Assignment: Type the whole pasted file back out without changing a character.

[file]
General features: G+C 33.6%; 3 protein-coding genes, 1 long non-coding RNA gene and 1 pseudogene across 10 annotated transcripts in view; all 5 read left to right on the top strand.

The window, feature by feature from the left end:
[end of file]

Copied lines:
General features: G+C 33.6%; 3 protein-coding genes, 1 long non-coding RNA gene and 1 pseudogene across 10 annotated transcripts in view; all 5 read left to right on the top strand.

The window, feature by feature from the left end: